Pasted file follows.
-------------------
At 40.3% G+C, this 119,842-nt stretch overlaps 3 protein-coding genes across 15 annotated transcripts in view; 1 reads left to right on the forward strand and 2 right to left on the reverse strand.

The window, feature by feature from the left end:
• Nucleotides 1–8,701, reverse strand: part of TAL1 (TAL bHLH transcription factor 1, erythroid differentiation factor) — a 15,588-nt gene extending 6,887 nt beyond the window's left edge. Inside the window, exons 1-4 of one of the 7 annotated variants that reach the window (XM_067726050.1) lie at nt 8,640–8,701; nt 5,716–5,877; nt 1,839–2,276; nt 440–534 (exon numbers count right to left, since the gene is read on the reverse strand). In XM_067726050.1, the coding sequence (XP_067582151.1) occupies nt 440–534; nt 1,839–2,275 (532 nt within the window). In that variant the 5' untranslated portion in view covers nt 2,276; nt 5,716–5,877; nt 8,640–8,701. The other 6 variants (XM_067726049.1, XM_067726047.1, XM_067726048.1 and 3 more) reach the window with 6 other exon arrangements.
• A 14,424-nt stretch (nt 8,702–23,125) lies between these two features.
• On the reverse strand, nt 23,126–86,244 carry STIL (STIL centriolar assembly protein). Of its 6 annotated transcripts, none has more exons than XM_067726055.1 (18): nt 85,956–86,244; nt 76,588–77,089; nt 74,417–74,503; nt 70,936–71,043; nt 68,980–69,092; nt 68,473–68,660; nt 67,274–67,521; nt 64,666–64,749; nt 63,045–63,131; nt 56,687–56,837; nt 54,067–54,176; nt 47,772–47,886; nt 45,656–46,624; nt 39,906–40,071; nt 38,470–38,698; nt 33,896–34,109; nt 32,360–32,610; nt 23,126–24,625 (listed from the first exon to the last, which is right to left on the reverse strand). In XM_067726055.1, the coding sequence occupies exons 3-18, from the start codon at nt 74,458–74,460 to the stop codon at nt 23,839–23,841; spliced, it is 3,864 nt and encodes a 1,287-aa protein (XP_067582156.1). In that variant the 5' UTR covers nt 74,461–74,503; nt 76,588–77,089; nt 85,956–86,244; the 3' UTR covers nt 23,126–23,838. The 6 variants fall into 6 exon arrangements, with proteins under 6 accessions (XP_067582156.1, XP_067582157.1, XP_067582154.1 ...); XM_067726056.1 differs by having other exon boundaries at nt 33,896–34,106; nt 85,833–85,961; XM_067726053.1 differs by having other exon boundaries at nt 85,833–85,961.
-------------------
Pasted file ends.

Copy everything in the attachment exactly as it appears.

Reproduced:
At 40.3% G+C, this 119,842-nt stretch overlaps 3 protein-coding genes across 15 annotated transcripts in view; 1 reads left to right on the forward strand and 2 right to left on the reverse strand.

The window, feature by feature from the left end:
• Nucleotides 1–8,701, reverse strand: part of TAL1 (TAL bHLH transcription factor 1, erythroid differentiation factor) — a 15,588-nt gene extending 6,887 nt beyond the window's left edge. Inside the window, exons 1-4 of one of the 7 annotated variants that reach the window (XM_067726050.1) lie at nt 8,640–8,701; nt 5,716–5,877; nt 1,839–2,276; nt 440–534 (exon numbers count right to left, since the gene is read on the reverse strand). In XM_067726050.1, the coding sequence (XP_067582151.1) occupies nt 440–534; nt 1,839–2,275 (532 nt within the window). In that variant the 5' untranslated portion in view covers nt 2,276; nt 5,716–5,877; nt 8,640–8,701. The other 6 variants (XM_067726049.1, XM_067726047.1, XM_067726048.1 and 3 more) reach the window with 6 other exon arrangements.
• A 14,424-nt stretch (nt 8,702–23,125) lies between these two features.
• On the reverse strand, nt 23,126–86,244 carry STIL (STIL centriolar assembly protein). Of its 6 annotated transcripts, none has more exons than XM_067726055.1 (18): nt 85,956–86,244; nt 76,588–77,089; nt 74,417–74,503; nt 70,936–71,043; nt 68,980–69,092; nt 68,473–68,660; nt 67,274–67,521; nt 64,666–64,749; nt 63,045–63,131; nt 56,687–56,837; nt 54,067–54,176; nt 47,772–47,886; nt 45,656–46,624; nt 39,906–40,071; nt 38,470–38,698; nt 33,896–34,109; nt 32,360–32,610; nt 23,126–24,625 (listed from the first exon to the last, which is right to left on the reverse strand). In XM_067726055.1, the coding sequence occupies exons 3-18, from the start codon at nt 74,458–74,460 to the stop codon at nt 23,839–23,841; spliced, it is 3,864 nt and encodes a 1,287-aa protein (XP_067582156.1). In that variant the 5' UTR covers nt 74,461–74,503; nt 76,588–77,089; nt 85,956–86,244; the 3' UTR covers nt 23,126–23,838. The 6 variants fall into 6 exon arrangements, with proteins under 6 accessions (XP_067582156.1, XP_067582157.1, XP_067582154.1 ...); XM_067726056.1 differs by having other exon boundaries at nt 33,896–34,106; nt 85,833–85,961; XM_067726053.1 differs by having other exon boundaries at nt 85,833–85,961.